4 Telltale signs your home has wood rot

You love the look, feel, and color of wood. The eye-catching shades of brown, tan, and gold complement your home’s décor and give each room a feeling of warmth and relaxation.

But despite wood’s natural strength and durability, your flooring, moldings, trim work, and framing do have one weakness: rot. And if left untreated, wood rot compromises your home’s structural integrity and puts your health at risk.

Carefully inspect your home for the following signs of wood rot.

1. Fungal Growth and Spores

Dry and wet rot are common terms for fungi that feed on timber. Both fungi and spores thrive in moist, damp environments.

As fungus grows in your home, you’ll often see a silky gray or mushroom colored skin develop along the affected areas.

Sometimes this fruiting body has patches of yellow or lilac, while other times you’ll see fluffy white, wool-like spores around the growth.

If you feel particularly brave, you could put on a pair of gloves and peel away the growth. The consistency of the skin will feel much like a typical mushroom. But don’t forget that removing the skin will not remove the source of the rot.

2. Shrinking and Cracking

Plant cell walls consist primarily of cellulose, a long chain of sugar molecules that give wood its structure and strength. And to grow and produce spores, fungus feeds on the wood’s cellulose.

As the rot spreads, the wood becomes brittle and turns a darker color. Eventually, the wood shrinks until it cracks and its strength is compromised.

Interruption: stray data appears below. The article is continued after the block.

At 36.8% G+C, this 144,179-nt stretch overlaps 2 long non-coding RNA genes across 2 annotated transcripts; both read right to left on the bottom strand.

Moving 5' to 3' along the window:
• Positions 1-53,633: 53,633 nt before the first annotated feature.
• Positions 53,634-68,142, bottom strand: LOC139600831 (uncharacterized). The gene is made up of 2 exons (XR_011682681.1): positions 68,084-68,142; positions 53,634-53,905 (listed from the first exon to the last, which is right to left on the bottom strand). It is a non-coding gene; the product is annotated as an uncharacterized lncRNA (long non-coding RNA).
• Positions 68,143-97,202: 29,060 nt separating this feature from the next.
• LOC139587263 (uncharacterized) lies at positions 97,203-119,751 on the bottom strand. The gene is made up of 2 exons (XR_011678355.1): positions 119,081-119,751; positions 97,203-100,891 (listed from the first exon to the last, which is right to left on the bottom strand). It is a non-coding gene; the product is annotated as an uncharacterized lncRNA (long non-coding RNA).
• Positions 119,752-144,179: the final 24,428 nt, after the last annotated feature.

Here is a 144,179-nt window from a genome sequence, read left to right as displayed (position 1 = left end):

When you inspect your home for wood rot, look for cubical cracks in your window and door frames, at the bottom of your sink cabinets, and beneath your patio or deck. These areas tend to support a great deal of weight and see more moisture than other parts of your house, so the cracking will seem more obvious.

3. Musty Odors

Fungus plays an important role in Mother Nature. It breaks down dead, organic materials and restores nutrients to the soil. Inside your home, fungus tries to fulfill that role by breaking down your wooden structures.

As the decay progresses, you’ll smell an earthy, musty odor. This smell may become stronger in poorly ventilated areas, such as the basement or crawlspace.

Of course, if you’ve lived in your home for a while, you might not notice the scent immediately. To pinpoint the source of the problem, you’ll want to spend some time outdoors in the fresh air before you follow your nose.

4. Blistering Wallpaper or Paint

Depending on your building’s design and decoration, wooden sections of your home may hide underneath layers of wallpaper or paint. But these decorative materials don’t stop rot from spreading, nor do they mask rot’s appearance for long.

As the fungus grows beneath your wall covering, it pushes up against the material. Over time, the pressure causes the paint or wallpaper to bubble and blister.

Occasionally, water also becomes trapped between your wall’s surface and the outer layers of paint. As heat causes the water to evaporate and expand, it may also cause your paint to bubble and blister-no fungus required. But because rot thrives in moist environments, you can bet that fungus won’t be too far behind.

Does Your Home Have Wood Rot?

If you notice any of the above signs, call your local contractor immediately. He or she can then help you determine the source of moisture and remove any affected wooden materials.

Keep in mind that most contractors have to cut several inches beyond the rotten wood to prevent contamination. But once your contractor has eliminated the rot, he or she can take steps to restore your home and advise you on the best methods to protect against future outbreaks.

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SRK General Construction LLC

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